why-do-gas-stations-offer-mid-grade-octane?

Q. Maybe you can answer a question that’s been puzzling me for most of my 60-plus years. Who uses mid-level-octane gasoline, and why? I’ve never pumped any. I don’t know anybody who has ever pumped any, and I’ve never seen a stranger at a station pump any. Wouldn’t refining capacity be better served by producing only premium and regular gasoline? Who are these mysterious motorists out there who need this stuff to be sold in every gas station in America?

– Rick Birle, Lake Forest

A. Honk is not among them – except when he pushes the wrong button and pays more than he wanted to for petrol.

Older drivers will remember that way back in the day, decades ago, a typical pump offered leaded, unleaded and premium unleaded gas.

In the mid-1970s, the U.S. Environmental Protection Agency began pushing to phase out leaded gas and so the three types were available until leaded was banned in 1996, when a typical pump was left with that extra vessel.

“As the pumps then had three dispensing units … one unit was converted to dispense a mid-grade gasoline that was blended at the gas station,” Jeffrey Spring, a spokesman for the Automobile Club of Southern California, explained to Honk in an email.

In 2016, when the Auto Club conducted a study, it was determined that 70% of the passenger vehicles here in the states are geared for regular gasoline, 16% of them were supposed to use premium and 10% were made to drink the mid-grade gas. The remaining 4% deployed an alternative-energy source, such as electricity or diesel.

By the way, that same study came to the conclusion that motorists often used the more-expensive premium when it wasn’t needed – 270 million times in a year, to be somewhat exact.

Q. The Oso Parkway bridge that sits over where the 241 toll road connects with Los Patrones Parkway has been completed for months now. The connecting road, beneath the bridge, appears to be perfectly drivable, yet for some reason remains closed. Drivers in either direction must exit at Oso and then re-enter the route via ramps. Any idea why the connecting road under the bridge remains off limits? I suspect there is a good reason, I just can’t figure it out. Everything looks perfect.

– John Costigan, Coto de Caza

A. For nearly $40 million, Oso got a new bridge that is meant to increase traffic flow for various reasons and – Honk’s favorite part – includes a new sidewalk to increase safety for the students of nearby Tesoro High. Construction started in August 2018 and was to take about two years.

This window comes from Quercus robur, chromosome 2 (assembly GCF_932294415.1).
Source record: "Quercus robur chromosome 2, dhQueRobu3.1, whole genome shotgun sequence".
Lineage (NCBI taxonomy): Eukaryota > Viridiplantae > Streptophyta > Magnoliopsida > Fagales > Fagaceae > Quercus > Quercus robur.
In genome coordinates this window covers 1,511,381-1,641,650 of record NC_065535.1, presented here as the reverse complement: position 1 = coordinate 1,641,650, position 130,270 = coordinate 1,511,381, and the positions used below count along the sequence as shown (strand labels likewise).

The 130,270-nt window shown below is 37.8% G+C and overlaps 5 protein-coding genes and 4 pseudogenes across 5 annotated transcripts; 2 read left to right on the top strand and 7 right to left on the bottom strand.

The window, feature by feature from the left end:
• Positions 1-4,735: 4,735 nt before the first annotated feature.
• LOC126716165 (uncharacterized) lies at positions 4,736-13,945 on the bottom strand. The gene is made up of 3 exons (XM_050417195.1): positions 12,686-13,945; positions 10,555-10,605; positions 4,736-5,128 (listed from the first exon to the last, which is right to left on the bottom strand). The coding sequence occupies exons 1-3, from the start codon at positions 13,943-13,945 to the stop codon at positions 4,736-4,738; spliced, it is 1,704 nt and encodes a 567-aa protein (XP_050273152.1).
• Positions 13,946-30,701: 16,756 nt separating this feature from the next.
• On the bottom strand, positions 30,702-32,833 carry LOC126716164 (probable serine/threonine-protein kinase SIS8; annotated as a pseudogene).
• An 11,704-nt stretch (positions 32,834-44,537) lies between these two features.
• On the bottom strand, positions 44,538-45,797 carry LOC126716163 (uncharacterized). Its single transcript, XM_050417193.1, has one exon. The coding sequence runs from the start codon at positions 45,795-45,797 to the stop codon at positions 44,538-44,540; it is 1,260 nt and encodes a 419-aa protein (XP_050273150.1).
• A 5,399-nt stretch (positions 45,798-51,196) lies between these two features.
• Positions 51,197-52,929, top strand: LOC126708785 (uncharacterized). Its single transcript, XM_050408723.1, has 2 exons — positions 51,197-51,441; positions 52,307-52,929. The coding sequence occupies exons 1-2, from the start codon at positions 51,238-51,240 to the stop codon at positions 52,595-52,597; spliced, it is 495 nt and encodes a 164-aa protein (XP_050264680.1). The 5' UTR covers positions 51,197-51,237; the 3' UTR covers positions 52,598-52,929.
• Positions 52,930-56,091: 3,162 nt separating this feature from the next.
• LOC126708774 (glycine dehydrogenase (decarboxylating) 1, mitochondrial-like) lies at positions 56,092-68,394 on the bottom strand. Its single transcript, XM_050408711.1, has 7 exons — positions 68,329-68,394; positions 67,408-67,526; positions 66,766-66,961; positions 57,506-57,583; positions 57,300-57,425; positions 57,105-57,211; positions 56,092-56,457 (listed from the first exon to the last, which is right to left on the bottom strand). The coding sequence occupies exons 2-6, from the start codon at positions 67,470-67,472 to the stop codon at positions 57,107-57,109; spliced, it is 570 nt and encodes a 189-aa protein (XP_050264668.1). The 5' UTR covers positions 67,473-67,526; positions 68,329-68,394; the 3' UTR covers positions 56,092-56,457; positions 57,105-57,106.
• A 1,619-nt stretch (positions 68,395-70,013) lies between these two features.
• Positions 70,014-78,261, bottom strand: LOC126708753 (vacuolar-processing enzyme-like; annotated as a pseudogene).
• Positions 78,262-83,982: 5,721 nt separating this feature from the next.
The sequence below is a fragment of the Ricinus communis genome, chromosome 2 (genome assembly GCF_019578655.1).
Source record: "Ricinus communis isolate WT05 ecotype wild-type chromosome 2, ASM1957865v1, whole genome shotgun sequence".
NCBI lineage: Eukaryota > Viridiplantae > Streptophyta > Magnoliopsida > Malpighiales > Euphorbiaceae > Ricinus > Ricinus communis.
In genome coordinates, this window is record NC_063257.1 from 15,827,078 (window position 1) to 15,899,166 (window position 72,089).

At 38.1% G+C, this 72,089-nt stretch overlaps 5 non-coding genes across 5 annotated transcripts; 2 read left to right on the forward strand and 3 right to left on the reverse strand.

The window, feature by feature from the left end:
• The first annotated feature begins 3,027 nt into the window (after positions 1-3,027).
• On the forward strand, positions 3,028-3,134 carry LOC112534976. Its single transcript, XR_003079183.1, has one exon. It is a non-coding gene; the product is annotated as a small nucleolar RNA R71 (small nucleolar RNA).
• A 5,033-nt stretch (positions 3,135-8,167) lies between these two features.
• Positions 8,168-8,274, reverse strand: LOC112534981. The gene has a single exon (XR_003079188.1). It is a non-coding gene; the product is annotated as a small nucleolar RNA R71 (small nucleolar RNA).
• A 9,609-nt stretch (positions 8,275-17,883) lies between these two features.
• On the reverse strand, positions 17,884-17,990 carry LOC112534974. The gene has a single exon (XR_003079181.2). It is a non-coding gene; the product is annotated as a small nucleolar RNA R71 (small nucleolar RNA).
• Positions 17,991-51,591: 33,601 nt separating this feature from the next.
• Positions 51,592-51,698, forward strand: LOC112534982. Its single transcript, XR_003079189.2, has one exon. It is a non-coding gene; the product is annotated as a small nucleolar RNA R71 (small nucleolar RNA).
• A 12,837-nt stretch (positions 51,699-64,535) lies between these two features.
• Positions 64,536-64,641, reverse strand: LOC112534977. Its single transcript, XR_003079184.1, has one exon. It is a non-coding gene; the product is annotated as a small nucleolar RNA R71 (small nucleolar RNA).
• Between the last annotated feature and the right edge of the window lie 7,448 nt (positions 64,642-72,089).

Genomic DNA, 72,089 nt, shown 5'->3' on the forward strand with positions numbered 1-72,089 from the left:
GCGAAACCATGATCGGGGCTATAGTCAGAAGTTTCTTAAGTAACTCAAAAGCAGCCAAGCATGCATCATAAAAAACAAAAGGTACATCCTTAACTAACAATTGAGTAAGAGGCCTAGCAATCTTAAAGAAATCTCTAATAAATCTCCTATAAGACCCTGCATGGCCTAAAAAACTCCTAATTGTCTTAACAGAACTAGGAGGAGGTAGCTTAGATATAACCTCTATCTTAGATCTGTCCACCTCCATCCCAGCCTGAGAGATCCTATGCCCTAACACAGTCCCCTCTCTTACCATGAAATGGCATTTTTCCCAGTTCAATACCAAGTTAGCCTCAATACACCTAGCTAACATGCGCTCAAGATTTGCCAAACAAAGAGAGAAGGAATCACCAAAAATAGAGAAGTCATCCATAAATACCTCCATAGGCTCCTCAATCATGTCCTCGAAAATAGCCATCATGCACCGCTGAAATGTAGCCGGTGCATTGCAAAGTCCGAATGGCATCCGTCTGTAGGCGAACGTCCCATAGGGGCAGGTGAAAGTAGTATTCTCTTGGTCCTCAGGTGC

The 241’s southern tip is at Oso. When this last piece, the connecting roadway beneath the bridge, is opened, toll road users can just keep going south as the 241 becomes Los Patrones, while northbound traffic can hop onto the 241 or exit at Oso.

The opening up of that stretch so motorists don’t have to do such driving gymnastics is coming soon, John, with some touch-ups and/or final planning underway.

“Final preparations are being made for the opening,” said Kim Mohr, a spokeswoman for the 241 toll road. “The Oso Parkway bridge is set to open at the end of November (or the) beginning of December.”

Honkin’ fact: A driver who hasn’t slept in 24 hours is similar to a motorist with a blood-alcohol level of 0.10% – above the legal limit of 0.08%, according to the Centers for Disease Control and Prevention. Not having caught a snooze in the last 18 hours is the same as driving at 0.05%.

To ask Honk questions, reach him at honk@ocregister.com. He only answers those that are published. To see Honk online: ocregister.com/tag/honk. Twitter: @OCRegisterHonk

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By Kelley Wheeler

Kelley Wheeler is a Metro reporter covering political issues and general assignments. A second-generation journalist, worked with all major news outlet, she holds a vast expeirience. Kelley is a graduate of USC with degrees in journalism and English literature. She is a recipient of Yale’s Poynter Fellowship in Journalism.

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